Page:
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THE RELATIVE FREQUENCY OF THE VARIOUS CAUSES OF COMA

WAYNE W. BISSELL, M.D.; E. R. LeCOUNT, M.D.
JAMA. 1917;LXVIII(7):500-501. doi:10.1001/jama.1917.04270020164002.
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In 1915 we presented1 the results of study of 200 deaths in coma, with special reference to the clinical diagnosis of uremia. During the past year we have been able to review the clinical records of an additional 200 persons dying in semiconsciousness or coma and, as in the first series, one of us (E. R. L.) has examined all the bodies. In grouping these 400 deaths in coma, the possibility of aiding diagnosis of the various forms of coma, particularly in the practice of large hospitals receiving a great deal of so-called emergency work, has been kept in mind. We further believe that a presentation of the diagnosis efficiency of clinicians in the Cook County Hospital, and especially the improvement since the first report, will compare, favorably with similar statistics from other large hospitals admitting many persons in some degree of coma.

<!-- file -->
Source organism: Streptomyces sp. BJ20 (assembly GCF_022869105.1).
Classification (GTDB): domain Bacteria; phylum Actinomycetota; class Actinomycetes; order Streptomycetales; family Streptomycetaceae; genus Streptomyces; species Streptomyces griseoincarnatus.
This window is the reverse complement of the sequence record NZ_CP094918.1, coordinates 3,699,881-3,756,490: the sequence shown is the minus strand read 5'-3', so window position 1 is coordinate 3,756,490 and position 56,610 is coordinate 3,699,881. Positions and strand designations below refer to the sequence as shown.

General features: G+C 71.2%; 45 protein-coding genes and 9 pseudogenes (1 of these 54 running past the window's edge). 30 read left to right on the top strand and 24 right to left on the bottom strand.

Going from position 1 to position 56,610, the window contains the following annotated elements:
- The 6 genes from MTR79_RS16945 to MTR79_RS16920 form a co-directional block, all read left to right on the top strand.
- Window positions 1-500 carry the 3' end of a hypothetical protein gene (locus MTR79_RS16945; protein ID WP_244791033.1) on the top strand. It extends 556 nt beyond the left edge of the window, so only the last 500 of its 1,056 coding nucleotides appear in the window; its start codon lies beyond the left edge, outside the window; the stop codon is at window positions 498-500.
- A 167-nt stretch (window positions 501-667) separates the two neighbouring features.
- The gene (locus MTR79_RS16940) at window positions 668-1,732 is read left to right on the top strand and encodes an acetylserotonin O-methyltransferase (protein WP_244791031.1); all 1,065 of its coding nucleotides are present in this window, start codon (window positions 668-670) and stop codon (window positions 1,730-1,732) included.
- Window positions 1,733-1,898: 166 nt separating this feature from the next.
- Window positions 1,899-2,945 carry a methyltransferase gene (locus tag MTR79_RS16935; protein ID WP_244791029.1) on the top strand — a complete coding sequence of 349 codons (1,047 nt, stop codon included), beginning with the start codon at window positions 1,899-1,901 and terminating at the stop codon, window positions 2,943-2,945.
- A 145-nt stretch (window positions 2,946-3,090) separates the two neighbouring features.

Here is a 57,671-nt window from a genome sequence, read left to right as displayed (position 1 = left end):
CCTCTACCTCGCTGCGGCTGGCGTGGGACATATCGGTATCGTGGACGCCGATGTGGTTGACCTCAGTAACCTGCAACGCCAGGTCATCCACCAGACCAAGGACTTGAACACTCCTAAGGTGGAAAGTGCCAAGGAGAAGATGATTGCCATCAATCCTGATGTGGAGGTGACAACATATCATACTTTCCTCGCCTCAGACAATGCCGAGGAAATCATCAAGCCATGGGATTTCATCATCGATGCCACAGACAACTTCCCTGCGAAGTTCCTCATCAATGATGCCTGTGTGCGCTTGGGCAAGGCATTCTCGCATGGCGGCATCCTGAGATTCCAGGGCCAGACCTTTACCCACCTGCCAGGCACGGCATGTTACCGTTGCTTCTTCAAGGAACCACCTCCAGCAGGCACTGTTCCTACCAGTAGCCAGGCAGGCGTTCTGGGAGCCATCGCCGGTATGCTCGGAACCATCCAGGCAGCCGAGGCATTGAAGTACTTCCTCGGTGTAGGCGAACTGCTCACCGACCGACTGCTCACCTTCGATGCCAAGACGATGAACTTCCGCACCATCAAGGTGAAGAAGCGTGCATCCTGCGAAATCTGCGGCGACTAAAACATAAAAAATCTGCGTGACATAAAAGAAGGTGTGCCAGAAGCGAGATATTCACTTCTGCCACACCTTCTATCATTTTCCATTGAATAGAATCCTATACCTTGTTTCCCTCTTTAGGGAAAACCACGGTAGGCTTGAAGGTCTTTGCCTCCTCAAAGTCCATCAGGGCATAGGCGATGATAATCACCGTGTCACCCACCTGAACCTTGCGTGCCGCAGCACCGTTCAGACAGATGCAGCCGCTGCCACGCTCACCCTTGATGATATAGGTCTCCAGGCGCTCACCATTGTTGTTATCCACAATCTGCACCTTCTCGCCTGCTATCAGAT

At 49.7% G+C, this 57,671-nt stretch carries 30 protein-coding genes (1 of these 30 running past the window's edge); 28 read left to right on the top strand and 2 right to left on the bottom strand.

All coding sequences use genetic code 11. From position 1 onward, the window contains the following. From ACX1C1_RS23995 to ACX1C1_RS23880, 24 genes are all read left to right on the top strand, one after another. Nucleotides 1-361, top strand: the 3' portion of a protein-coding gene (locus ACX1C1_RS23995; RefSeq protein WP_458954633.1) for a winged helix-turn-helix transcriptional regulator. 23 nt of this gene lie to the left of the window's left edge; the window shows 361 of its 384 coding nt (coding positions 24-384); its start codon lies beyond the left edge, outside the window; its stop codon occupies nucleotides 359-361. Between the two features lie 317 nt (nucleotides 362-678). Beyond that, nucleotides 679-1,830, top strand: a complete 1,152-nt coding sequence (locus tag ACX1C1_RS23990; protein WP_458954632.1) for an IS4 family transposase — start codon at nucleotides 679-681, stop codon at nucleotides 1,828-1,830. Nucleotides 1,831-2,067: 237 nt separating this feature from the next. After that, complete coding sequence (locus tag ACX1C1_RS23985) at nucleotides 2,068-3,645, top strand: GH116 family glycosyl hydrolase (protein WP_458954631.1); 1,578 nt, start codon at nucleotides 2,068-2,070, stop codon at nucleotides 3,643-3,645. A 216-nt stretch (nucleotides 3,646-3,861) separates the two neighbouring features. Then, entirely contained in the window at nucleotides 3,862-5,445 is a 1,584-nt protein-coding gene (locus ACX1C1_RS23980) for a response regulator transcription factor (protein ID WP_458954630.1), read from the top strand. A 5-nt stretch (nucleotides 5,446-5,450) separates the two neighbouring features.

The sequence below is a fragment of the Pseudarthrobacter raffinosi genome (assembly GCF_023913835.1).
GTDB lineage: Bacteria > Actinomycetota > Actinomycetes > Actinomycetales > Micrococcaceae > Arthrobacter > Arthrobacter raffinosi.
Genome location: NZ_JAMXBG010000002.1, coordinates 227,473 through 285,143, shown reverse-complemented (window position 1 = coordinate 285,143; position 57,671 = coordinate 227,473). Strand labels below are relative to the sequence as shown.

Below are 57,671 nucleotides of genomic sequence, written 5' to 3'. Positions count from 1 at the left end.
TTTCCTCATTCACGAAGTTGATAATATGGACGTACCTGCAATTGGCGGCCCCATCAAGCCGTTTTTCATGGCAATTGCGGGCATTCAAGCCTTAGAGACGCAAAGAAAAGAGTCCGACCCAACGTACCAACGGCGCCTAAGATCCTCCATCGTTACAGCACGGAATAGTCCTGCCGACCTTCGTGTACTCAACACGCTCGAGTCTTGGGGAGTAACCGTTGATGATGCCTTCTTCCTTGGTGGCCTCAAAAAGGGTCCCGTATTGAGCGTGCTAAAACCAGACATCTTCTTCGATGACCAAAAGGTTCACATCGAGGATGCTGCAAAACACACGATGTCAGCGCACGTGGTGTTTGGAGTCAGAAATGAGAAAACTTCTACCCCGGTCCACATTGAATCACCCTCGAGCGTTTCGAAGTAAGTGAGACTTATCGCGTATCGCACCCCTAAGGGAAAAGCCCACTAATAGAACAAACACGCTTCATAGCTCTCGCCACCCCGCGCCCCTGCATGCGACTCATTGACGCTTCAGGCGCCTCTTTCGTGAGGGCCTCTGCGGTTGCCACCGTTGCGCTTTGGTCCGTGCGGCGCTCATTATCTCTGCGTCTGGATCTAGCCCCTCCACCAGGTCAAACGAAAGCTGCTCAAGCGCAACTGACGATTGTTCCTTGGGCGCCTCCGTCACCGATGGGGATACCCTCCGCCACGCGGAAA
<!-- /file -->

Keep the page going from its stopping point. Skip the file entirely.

As in our first consideration, we think the conditions are best represented by charts which take

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